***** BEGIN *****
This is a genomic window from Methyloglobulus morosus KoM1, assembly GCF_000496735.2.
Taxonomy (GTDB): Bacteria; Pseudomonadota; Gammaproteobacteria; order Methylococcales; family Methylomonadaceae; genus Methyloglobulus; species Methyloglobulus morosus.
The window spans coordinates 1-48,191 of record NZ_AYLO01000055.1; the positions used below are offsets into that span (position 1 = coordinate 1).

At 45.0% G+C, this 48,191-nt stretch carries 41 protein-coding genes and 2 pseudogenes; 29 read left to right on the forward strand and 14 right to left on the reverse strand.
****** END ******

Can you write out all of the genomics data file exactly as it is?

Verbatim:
This is a genomic window from Methyloglobulus morosus KoM1, assembly GCF_000496735.2.
Taxonomy (GTDB): Bacteria; Pseudomonadota; Gammaproteobacteria; order Methylococcales; family Methylomonadaceae; genus Methyloglobulus; species Methyloglobulus morosus.
The window spans coordinates 1-48,191 of record NZ_AYLO01000055.1; the positions used below are offsets into that span (position 1 = coordinate 1).

At 45.0% G+C, this 48,191-nt stretch carries 41 protein-coding genes and 2 pseudogenes; 29 read left to right on the forward strand and 14 right to left on the reverse strand.